Biodiesel is an alternative renewable fuel that can be made from amongst others, vegetable oils in a chemical process called transesterification, which involves a reaction with methanol, in the presence of a catalyst (usually sodium hydroxide [NaOH] or potassium hydroxide [KOH]), which also results in a bi-product glycerine or glycerol. In the frying process, the vegetable oil undergoes several reactions which leads to the formation of undesirable compounds such as polymers and free fatty acids, among others. Hence, the proper utilisation of such oils is important because of their disposal problems and negative impacts on the environment.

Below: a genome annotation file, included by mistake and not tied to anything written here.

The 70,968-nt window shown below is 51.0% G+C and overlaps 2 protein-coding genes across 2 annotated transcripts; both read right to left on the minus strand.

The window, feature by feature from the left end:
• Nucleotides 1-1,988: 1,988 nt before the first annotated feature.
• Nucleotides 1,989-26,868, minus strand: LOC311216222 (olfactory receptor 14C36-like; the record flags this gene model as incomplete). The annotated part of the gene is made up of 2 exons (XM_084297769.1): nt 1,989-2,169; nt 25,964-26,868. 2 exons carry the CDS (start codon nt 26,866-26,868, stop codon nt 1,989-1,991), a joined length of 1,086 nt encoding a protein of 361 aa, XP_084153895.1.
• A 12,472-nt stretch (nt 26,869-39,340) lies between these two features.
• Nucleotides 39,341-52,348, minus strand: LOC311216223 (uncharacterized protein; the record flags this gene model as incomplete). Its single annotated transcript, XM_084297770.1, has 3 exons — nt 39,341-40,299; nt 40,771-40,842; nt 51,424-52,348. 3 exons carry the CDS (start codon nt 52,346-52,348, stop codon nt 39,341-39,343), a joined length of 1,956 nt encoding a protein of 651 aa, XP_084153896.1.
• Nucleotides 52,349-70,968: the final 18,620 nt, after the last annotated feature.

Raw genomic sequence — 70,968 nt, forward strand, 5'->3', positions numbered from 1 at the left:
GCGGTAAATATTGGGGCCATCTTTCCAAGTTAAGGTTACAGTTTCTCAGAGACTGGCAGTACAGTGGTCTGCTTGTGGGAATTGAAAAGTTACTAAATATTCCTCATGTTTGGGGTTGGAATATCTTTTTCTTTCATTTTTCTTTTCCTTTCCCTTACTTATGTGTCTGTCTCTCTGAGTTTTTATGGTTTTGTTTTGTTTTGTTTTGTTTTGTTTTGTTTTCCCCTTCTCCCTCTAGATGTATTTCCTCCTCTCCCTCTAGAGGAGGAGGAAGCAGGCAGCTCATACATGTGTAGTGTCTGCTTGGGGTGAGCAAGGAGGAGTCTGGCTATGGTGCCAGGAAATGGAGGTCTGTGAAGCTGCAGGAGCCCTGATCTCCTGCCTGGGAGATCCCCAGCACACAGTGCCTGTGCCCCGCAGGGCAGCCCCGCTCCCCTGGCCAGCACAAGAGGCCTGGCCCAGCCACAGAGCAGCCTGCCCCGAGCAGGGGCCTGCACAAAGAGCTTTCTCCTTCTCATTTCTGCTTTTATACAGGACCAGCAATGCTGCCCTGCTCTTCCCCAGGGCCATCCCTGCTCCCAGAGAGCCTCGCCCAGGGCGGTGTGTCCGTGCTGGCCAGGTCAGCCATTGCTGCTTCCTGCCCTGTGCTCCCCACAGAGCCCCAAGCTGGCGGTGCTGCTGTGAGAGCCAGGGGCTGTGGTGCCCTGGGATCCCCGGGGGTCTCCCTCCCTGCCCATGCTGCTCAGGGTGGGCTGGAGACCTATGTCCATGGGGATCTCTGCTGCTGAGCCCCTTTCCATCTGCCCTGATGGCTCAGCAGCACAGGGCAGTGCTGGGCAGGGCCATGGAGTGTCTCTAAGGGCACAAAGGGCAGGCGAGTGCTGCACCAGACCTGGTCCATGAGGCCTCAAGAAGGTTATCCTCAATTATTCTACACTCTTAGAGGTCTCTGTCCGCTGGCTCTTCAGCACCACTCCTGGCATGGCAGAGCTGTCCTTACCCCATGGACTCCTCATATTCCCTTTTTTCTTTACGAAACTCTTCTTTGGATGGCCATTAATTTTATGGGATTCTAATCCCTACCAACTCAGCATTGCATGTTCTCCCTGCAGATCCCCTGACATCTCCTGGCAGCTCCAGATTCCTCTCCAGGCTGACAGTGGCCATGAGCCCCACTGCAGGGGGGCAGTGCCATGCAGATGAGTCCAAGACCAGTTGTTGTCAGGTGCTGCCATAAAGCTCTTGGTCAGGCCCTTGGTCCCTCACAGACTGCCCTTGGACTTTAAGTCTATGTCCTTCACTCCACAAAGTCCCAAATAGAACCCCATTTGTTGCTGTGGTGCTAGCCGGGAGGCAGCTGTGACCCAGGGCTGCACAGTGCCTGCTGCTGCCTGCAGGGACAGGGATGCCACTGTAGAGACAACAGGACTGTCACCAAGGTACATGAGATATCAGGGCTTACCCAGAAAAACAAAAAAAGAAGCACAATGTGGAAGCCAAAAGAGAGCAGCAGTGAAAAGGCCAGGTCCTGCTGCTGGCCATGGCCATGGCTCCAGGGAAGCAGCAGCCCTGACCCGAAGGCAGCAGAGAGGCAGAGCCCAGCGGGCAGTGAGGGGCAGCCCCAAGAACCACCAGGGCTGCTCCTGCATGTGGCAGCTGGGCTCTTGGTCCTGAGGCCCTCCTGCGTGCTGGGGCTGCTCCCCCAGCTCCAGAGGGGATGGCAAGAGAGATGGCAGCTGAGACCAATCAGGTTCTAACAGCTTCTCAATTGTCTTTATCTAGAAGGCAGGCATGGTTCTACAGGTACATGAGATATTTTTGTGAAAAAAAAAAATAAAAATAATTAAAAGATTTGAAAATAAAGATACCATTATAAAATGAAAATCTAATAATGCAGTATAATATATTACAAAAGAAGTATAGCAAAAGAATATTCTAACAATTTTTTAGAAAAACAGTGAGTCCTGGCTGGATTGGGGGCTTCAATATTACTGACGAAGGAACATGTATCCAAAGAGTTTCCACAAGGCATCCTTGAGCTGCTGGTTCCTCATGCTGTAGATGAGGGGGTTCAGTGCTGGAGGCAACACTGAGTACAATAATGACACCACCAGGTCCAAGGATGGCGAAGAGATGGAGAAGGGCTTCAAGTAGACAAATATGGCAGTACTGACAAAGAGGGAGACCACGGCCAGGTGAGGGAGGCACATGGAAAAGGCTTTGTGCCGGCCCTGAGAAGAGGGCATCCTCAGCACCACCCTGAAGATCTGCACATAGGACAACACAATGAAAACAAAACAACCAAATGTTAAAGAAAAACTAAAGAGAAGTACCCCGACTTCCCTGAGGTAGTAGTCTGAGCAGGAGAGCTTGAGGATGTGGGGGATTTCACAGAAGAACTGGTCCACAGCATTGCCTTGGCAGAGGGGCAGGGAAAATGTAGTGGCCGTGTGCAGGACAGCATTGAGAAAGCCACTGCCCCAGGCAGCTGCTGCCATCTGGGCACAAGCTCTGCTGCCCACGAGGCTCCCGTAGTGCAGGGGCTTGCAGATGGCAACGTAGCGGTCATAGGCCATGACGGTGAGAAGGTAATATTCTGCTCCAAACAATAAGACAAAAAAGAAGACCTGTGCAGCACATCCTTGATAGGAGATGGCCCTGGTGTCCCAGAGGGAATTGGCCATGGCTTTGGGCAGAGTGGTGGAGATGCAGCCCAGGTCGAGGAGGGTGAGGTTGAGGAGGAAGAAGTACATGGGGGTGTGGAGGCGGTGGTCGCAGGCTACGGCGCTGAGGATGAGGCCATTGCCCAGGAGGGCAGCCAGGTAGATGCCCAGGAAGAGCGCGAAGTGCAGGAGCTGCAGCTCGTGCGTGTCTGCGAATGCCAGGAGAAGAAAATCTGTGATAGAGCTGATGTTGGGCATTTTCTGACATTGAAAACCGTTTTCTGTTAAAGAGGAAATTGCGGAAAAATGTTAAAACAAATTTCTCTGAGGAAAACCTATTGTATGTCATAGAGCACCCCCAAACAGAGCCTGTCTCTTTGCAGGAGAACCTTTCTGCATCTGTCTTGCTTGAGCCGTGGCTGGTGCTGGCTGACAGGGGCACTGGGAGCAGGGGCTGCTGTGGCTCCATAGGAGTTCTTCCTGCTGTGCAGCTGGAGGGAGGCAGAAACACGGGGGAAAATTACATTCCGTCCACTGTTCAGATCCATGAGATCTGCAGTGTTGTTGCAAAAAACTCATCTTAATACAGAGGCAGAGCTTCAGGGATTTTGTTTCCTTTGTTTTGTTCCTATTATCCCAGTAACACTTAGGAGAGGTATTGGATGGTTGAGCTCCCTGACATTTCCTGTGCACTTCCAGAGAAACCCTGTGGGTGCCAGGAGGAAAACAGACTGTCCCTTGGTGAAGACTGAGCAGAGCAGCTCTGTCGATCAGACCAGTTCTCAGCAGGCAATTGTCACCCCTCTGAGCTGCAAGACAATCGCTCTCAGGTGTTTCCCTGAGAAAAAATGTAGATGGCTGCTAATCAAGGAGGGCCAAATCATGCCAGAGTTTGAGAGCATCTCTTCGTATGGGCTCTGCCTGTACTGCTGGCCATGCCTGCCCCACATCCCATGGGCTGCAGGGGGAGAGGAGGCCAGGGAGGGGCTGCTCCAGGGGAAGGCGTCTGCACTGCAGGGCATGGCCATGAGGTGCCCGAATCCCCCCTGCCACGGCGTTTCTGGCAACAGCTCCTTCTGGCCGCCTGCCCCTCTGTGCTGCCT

Biodiesel has substantially different properties and results in better engine performance. Biodiesel is most commonly used as a blend with petroleum diesel fuel. Most manufacturers of diesel vehicles and engines have approved the use of B5 (a blend containing 5% biodiesel and 95% petroleum diesel), and some export countries approve the use of blends up to B20 (20% biodiesel and 80% petroleum diesel) or higher. To ensure good performance in engines, biodiesel must meet quality specifications developed by the EU and SANS. Blends up to B5 may be found in conventional diesel fuel without additional labelling at the pump.